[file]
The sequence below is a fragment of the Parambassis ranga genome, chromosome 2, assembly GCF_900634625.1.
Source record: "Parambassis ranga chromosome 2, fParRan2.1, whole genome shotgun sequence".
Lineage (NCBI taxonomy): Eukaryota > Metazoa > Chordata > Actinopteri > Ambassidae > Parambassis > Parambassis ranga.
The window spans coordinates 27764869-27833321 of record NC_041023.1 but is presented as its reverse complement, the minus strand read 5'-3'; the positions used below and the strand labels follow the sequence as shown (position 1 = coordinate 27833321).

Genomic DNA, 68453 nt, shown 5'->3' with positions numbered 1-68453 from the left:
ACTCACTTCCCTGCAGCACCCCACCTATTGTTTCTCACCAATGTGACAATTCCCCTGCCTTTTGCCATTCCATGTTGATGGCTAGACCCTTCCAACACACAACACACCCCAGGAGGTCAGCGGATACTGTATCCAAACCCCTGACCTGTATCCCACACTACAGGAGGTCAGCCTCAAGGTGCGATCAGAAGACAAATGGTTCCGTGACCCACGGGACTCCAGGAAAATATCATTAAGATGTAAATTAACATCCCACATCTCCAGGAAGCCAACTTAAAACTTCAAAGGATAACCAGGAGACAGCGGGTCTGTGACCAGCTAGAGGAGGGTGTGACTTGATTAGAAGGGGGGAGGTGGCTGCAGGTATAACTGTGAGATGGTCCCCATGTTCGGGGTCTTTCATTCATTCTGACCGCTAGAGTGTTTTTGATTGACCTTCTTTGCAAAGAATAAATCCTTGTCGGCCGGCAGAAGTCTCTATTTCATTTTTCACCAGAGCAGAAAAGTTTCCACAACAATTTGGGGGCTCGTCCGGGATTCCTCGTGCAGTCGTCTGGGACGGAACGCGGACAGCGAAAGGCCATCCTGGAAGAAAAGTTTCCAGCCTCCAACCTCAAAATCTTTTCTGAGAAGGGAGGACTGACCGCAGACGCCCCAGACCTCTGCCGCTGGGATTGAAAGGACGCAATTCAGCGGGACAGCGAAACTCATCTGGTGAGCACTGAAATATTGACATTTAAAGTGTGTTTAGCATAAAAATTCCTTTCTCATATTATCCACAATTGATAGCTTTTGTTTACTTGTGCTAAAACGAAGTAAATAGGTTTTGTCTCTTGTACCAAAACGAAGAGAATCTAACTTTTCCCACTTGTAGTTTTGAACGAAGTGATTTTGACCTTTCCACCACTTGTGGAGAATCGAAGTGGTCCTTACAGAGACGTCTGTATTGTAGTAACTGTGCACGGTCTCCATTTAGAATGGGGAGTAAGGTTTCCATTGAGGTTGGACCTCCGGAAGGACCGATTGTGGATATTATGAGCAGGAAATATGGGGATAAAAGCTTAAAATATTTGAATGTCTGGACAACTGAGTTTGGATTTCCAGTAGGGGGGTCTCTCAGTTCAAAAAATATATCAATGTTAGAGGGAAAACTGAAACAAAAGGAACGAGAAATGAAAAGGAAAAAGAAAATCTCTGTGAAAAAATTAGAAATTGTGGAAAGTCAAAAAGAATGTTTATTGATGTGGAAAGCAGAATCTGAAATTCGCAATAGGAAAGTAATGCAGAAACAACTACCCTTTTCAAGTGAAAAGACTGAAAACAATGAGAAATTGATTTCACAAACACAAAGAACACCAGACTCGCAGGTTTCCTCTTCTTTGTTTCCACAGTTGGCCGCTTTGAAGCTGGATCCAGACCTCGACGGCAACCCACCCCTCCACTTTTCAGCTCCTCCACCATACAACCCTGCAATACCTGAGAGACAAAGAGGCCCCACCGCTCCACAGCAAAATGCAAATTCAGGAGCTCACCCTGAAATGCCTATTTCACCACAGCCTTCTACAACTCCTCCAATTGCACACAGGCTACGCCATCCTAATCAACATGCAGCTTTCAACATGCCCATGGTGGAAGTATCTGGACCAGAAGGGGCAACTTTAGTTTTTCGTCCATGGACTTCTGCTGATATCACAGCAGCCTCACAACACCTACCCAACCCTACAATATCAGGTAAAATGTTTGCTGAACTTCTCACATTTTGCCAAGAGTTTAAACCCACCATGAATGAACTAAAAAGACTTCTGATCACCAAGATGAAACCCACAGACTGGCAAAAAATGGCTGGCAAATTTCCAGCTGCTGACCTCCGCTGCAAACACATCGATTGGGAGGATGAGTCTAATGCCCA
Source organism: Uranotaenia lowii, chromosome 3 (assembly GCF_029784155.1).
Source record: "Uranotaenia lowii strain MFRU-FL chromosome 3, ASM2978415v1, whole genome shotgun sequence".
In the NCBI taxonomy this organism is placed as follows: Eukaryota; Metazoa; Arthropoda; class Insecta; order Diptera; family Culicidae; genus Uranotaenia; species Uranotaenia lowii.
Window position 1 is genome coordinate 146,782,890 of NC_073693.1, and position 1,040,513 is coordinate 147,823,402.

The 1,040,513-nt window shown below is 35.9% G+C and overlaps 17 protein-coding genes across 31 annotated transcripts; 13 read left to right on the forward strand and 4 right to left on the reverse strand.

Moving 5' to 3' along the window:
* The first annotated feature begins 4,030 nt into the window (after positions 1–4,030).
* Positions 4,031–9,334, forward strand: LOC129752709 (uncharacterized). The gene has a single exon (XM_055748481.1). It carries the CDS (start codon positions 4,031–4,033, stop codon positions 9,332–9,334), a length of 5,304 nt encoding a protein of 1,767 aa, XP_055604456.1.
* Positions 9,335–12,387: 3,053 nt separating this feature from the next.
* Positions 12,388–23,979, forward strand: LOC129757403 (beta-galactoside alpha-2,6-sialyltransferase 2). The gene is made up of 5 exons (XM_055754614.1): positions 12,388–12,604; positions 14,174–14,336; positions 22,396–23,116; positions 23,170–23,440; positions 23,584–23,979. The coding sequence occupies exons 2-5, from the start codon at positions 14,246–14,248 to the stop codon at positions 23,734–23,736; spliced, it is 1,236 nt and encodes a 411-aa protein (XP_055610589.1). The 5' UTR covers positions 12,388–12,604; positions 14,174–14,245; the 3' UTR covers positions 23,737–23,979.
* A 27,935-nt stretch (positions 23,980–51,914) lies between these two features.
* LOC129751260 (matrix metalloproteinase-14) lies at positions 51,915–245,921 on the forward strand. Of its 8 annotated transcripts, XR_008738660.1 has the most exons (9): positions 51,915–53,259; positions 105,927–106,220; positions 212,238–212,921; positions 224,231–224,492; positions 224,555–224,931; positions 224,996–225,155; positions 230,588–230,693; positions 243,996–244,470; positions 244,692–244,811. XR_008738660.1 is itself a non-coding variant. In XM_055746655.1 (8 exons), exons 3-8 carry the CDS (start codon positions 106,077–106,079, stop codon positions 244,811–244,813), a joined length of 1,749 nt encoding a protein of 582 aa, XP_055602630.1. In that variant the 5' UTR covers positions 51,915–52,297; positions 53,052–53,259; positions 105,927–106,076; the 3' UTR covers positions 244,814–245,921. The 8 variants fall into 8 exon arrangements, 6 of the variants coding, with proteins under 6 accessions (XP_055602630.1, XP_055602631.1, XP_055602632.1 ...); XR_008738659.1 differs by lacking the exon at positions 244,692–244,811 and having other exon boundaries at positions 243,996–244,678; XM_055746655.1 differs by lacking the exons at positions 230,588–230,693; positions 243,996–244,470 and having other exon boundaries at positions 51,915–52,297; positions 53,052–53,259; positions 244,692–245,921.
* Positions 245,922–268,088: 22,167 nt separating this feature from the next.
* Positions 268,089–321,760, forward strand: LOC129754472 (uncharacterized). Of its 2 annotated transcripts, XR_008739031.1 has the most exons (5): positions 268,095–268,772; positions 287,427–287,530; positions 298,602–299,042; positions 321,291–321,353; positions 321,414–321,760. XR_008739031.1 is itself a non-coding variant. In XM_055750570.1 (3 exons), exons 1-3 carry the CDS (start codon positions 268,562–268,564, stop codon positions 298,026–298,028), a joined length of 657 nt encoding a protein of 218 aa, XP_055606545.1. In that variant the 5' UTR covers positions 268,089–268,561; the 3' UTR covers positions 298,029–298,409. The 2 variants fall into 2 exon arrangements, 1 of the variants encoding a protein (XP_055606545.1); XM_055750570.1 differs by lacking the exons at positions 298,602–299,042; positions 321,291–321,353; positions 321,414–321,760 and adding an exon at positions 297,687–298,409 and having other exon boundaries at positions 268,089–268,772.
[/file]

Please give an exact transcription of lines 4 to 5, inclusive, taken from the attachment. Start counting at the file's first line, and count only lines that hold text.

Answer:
The window spans coordinates 27764869-27833321 of record NC_041023.1 but is presented as its reverse complement, the minus strand read 5'-3'; the positions used below and the strand labels follow the sequence as shown (position 1 = coordinate 27833321).

Genomic DNA, 68453 nt, shown 5'->3' with positions numbered 1-68453 from the left: